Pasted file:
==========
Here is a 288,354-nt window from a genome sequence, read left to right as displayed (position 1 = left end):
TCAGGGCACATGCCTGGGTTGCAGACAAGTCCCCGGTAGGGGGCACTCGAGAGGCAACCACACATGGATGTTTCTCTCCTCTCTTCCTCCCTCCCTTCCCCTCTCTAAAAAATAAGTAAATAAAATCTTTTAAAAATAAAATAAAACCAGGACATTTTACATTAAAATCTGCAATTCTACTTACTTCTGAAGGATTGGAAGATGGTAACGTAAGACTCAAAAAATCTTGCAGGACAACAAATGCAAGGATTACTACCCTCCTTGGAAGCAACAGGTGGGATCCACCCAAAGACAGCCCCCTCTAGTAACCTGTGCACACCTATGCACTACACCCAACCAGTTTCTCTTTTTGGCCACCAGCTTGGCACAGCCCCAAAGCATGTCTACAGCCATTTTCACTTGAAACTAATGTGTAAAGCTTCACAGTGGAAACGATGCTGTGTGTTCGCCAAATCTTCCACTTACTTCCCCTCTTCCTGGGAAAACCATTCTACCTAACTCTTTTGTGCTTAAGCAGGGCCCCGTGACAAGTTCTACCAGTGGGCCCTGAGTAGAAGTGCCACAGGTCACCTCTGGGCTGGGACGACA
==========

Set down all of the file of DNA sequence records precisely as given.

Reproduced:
Here is a 288,354-nt window from a genome sequence, read left to right as displayed (position 1 = left end):
TCAGGGCACATGCCTGGGTTGCAGACAAGTCCCCGGTAGGGGGCACTCGAGAGGCAACCACACATGGATGTTTCTCTCCTCTCTTCCTCCCTCCCTTCCCCTCTCTAAAAAATAAGTAAATAAAATCTTTTAAAAATAAAATAAAACCAGGACATTTTACATTAAAATCTGCAATTCTACTTACTTCTGAAGGATTGGAAGATGGTAACGTAAGACTCAAAAAATCTTGCAGGACAACAAATGCAAGGATTACTACCCTCCTTGGAAGCAACAGGTGGGATCCACCCAAAGACAGCCCCCTCTAGTAACCTGTGCACACCTATGCACTACACCCAACCAGTTTCTCTTTTTGGCCACCAGCTTGGCACAGCCCCAAAGCATGTCTACAGCCATTTTCACTTGAAACTAATGTGTAAAGCTTCACAGTGGAAACGATGCTGTGTGTTCGCCAAATCTTCCACTTACTTCCCCTCTTCCTGGGAAAACCATTCTACCTAACTCTTTTGTGCTTAAGCAGGGCCCCGTGACAAGTTCTACCAGTGGGCCCTGAGTAGAAGTGCCACAGGTCACCTCTGGGCTGGGACGACA